In the interest of #keepingitreal I'm going to come right out and say that I am frequently too exhausted to play with my children. Mr. Zingarella, fortunately, more than makes up for this, but I
sometimes usually feel a bit guilty about it. I have found that reading aloud to the little Zingarellas--even and perhaps especially to the older ones--is an activity that I can do in lieu of physical play. All I have to do is sit on the couch and read the words off of a page and--like magic--we're all sharing something and having a moment. This is not to say that story-time at my house is a picture perfect Norman Rockwell painting. Far from it; there are lots of interruptions and sometimes there is bickering over what to read, and sometimes the two-year-old starts sitting on my head, etc. But, even with all of its imperfections, reading aloud is an activity that gives so much return for the little effort that it takes.
So, today I wanted to write about one of my favorite children's books. For some sad reason, so many children's books are insulting to children. They are written as though children are stupid, or their illustrations are ugly and/or perfunctory, or both. Many are simply marketing ploys to get your child to ask for the next toy, or movie, or video game, or other product. And this is a shame, because a beautiful picture book is a work of art and--in my experience at least--children are drawn to beautiful things.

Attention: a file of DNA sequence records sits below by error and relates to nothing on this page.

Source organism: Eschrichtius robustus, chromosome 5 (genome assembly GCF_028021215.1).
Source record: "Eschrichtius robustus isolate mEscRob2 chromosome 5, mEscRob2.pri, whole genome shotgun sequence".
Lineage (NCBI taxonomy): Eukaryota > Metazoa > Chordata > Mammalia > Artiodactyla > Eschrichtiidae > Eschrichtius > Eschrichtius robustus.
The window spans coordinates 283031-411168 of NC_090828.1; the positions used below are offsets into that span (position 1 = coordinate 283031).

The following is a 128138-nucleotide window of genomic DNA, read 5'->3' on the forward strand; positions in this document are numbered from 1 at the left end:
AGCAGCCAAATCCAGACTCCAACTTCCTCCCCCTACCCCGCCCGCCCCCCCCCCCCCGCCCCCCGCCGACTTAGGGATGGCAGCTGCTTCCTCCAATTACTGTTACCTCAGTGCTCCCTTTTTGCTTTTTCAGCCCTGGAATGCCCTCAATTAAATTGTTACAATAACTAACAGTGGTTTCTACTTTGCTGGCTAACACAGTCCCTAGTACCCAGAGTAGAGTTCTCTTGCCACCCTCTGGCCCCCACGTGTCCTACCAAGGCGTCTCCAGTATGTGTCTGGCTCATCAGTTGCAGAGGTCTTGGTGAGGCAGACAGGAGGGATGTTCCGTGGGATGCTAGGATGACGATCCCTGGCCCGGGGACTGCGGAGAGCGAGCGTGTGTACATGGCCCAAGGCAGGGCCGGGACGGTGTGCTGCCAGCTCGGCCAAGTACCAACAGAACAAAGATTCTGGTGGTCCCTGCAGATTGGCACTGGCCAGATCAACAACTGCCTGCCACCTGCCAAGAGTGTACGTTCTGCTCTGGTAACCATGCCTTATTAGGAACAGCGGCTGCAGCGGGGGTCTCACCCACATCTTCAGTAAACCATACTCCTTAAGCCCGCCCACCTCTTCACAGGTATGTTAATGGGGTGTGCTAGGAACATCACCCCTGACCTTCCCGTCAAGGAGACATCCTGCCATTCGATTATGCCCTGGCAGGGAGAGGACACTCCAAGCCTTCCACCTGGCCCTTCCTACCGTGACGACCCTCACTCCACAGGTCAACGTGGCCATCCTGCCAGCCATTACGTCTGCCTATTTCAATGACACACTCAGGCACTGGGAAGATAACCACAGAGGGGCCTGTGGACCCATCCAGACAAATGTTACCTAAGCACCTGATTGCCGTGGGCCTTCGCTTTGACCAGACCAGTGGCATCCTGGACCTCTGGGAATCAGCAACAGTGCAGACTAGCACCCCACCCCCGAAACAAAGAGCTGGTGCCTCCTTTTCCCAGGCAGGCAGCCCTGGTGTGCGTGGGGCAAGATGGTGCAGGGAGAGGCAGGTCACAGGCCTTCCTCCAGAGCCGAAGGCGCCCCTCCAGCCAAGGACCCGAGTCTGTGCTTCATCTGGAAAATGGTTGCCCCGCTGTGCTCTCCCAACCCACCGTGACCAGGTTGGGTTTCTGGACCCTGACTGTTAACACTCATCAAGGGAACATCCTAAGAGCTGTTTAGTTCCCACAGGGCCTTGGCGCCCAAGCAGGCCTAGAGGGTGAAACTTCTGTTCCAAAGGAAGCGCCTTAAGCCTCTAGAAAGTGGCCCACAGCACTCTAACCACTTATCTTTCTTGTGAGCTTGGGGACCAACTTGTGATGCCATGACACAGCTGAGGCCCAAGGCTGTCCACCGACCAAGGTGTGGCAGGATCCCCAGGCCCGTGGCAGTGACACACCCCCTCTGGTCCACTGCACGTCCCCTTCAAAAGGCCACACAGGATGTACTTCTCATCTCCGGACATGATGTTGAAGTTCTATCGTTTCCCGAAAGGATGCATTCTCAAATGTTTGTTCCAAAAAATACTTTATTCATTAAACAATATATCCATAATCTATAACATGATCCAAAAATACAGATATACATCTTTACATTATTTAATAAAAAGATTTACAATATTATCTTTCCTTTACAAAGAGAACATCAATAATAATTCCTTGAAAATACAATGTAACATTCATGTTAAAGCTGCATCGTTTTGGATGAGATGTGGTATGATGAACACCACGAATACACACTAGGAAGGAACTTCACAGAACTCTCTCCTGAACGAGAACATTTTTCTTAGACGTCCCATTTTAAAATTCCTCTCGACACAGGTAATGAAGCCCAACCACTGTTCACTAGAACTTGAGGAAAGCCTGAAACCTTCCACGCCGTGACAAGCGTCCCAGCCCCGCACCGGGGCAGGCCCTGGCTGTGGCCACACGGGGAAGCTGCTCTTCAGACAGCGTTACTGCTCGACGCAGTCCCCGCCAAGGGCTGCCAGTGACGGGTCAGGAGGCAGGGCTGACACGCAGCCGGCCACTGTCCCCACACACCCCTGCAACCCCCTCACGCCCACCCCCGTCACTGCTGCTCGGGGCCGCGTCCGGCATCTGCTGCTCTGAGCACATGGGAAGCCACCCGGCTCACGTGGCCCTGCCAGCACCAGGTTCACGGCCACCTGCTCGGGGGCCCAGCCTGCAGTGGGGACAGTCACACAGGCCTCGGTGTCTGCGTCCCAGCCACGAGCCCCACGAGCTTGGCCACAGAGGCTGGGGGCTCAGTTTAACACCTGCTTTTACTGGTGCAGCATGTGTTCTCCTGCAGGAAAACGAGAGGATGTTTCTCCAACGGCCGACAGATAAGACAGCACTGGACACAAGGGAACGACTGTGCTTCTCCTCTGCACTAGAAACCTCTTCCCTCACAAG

One book that consistently makes it onto every list of books worth your time is Saint George and the Dragon by Margaret Hodges and Trina Schart Hyman.
Margaret Hodges's retelling of this adventure from Edmund Spenser's The Fairie Queene is excellently done. The story is clear, without being "dumbed down" and interesting enough that it will not drive you insane if your children go on a kick and only want to hear it over and over again. Trina Schart Hyman is one of those rare artist who excels both in figure drawing and ornament and pretty much any book she has illustrated is an owner in my opinion.